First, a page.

I have never looked like what society has expected,” Humphrey wrote. “I’ve always been ‘fat’ always the last person to care about fashion, hair styles, etc. I honestly don’t pay attention most days to what anyone else has to say or think about it. Occasionally, it sucks feeling outcasted for my appearance (especially in my school days, last to be picked for stuff, etc).”  

After reading Kevin say he was outcasted for his appearance, I started to think our generation is accustomed to an old bad habit of judging one another based off image. If an individual stands out why  do we jump to conclusions about them? Why should they get treated differently than the rest?

Kasey Hall, 25 of Cutlerville, does not conform to social norms. She is one of the few who stand out from the crowd by following her honest desires and not living according to what anyone else thinks or says. Dressing and appearing however she is comfortable because she is not afraid to be different from the rest.

“I’ve never really followed trends or anything along those lines,” Hall wrote. “I dress in what I like and what I feel comfortable and confident in. I’ve always been one to wear dark clothes and bright hair. Some disagree and think that’s wrong but I like it and that’s what matters.”  

Edwin Martinez, 19, of Aquinas college says  “I feel like society’s expectations really are something that influences a lot of people’s lives, especially when they’re younger. Really what we all want is to be accepted by the people around us and what better way to be accepted that to do what is expected from them. I feel like every single person in one way or another does something they don’t like so they aren’t frowned upon. For myself, I would say I’m in a happy medium, I am influenced by society’s standard but at the same time I do a lot of things that I wanna do for myself that don’t fall under societies star standards.

I also Interviewed two GRCC students who voiced their opinion on the subject.

“Society’s expectations want to keep us in a box” Noah Hudson, 19-year-old GRCC student says.  “They try to control the populous to follow certain guidelines to keep reputation.”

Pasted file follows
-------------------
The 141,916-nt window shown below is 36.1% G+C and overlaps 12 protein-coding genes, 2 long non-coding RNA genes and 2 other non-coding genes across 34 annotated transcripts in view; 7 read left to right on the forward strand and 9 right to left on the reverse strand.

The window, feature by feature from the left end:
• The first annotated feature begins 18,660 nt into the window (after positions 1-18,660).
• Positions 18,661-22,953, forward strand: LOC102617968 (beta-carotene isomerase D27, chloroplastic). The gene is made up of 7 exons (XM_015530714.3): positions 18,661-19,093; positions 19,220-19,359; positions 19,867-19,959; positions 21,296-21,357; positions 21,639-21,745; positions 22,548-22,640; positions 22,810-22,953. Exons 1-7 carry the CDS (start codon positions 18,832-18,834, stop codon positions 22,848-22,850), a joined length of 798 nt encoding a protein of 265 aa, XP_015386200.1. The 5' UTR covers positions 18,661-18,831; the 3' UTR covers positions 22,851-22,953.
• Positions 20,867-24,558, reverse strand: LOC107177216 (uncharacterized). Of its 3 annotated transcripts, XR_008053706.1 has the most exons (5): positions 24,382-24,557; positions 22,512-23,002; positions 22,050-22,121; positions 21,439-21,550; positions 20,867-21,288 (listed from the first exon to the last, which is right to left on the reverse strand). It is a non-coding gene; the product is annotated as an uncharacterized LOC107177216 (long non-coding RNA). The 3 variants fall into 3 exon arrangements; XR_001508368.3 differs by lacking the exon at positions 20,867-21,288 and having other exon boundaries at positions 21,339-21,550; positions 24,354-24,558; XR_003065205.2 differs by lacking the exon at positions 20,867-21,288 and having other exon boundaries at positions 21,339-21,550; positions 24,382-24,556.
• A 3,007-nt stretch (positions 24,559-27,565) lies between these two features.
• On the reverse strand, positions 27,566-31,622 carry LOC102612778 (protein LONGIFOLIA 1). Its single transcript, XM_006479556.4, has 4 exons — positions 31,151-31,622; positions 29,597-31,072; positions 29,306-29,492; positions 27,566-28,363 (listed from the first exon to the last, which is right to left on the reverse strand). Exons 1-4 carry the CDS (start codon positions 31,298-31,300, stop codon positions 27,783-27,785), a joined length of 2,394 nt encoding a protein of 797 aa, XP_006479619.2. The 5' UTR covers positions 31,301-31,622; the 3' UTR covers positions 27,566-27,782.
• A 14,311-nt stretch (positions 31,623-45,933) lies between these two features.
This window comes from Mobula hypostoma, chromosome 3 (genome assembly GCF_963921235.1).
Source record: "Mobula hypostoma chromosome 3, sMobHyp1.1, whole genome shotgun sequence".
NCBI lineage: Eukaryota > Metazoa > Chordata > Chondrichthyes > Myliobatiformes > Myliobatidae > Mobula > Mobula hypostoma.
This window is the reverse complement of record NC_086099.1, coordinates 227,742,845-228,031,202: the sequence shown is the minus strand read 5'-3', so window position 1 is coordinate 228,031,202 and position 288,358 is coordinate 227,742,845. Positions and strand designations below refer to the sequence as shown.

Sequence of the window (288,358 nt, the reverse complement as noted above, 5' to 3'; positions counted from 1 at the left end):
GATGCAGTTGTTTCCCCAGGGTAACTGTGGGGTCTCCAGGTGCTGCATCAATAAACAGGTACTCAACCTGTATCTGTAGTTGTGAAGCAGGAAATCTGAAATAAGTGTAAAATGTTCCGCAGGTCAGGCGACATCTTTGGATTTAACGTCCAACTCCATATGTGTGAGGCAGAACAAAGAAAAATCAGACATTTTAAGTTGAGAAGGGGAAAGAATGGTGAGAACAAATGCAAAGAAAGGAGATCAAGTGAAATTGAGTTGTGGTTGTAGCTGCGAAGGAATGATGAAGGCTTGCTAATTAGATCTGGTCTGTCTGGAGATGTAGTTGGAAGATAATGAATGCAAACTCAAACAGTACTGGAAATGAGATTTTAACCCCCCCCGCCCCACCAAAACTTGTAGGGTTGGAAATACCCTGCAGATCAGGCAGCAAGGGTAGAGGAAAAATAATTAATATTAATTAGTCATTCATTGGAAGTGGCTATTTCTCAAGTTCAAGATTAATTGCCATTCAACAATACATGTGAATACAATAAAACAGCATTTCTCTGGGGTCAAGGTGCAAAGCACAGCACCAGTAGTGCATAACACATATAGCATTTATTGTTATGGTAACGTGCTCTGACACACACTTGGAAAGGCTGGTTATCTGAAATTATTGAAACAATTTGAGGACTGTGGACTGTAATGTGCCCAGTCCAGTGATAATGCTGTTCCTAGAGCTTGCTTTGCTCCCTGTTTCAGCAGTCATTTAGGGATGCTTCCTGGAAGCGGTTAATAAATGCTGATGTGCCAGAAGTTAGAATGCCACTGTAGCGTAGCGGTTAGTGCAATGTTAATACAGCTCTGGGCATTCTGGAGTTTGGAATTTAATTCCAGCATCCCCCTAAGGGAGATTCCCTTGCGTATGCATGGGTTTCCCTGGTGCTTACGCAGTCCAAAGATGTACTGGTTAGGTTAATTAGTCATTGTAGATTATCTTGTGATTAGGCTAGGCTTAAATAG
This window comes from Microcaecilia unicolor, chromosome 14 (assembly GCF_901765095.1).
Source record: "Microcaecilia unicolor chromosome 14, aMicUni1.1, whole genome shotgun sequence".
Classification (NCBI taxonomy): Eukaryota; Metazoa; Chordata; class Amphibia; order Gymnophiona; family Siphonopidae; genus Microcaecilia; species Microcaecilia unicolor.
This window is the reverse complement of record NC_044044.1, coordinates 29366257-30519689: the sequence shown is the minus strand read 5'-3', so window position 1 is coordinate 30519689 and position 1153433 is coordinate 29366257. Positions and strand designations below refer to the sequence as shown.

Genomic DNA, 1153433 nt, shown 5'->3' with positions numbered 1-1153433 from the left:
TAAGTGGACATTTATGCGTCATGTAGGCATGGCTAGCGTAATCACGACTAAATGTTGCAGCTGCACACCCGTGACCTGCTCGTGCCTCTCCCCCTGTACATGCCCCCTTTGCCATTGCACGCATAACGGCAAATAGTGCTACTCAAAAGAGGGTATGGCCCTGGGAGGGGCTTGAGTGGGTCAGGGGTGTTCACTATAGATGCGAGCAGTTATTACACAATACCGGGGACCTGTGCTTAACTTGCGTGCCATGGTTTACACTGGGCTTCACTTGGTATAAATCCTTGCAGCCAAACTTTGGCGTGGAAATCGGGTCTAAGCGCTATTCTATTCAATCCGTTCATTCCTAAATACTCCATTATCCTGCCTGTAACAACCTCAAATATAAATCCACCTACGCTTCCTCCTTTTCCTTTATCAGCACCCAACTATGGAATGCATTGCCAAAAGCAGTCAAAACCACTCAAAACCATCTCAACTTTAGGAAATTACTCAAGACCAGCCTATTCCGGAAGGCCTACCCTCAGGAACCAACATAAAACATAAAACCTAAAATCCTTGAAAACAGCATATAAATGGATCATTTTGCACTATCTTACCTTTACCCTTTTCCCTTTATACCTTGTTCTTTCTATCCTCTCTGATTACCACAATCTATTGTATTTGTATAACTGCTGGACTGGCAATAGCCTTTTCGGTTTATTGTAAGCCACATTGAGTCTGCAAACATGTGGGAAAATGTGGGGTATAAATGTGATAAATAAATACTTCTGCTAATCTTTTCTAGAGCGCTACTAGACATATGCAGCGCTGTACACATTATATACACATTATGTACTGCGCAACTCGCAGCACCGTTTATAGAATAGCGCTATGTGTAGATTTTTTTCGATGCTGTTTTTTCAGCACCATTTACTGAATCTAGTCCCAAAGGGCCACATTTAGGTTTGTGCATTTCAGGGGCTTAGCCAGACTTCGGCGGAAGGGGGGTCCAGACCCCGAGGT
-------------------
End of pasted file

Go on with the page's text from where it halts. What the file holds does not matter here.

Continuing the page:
“Most of the society we live in and who we talk to expect us to act a certain way. If you want to be accepted into a certain group of people you generally have to have some kind of common interest or personality. Also society expects you to act a certain way in public however the sub societies we live in very differently. For example in Atlanta the high school i went to it was normal to hug some friends that were male in most other areas i’ve been in this is seen as awkward or different.” Joshua K. Kim of GRCC explains.

These responses show a great example of how a few different people view expectations and social norms in today’s society.

My point is, how it would change your life if you were to start choosing what YOU truly desire, not what you think is acceptable by our culture?

If you’re like me, dealing with insecurities from not measuring up to the crazy high standards, keep in mind differences are what make you, you. Embrace that your are unique in your own way and don’t have to look a certain way or act a certain way to feel like you belong.

By clicking the link below you can celebrate being comfortable in your own skin by posting the most funniest/unexplainable photo you have in your camera roll showing off a unique ability or even just a normal picture of yourself with the hashtag #ITakePrideInBeingMe if you’re not one suppressed with anyone else’s expectations just to fit in.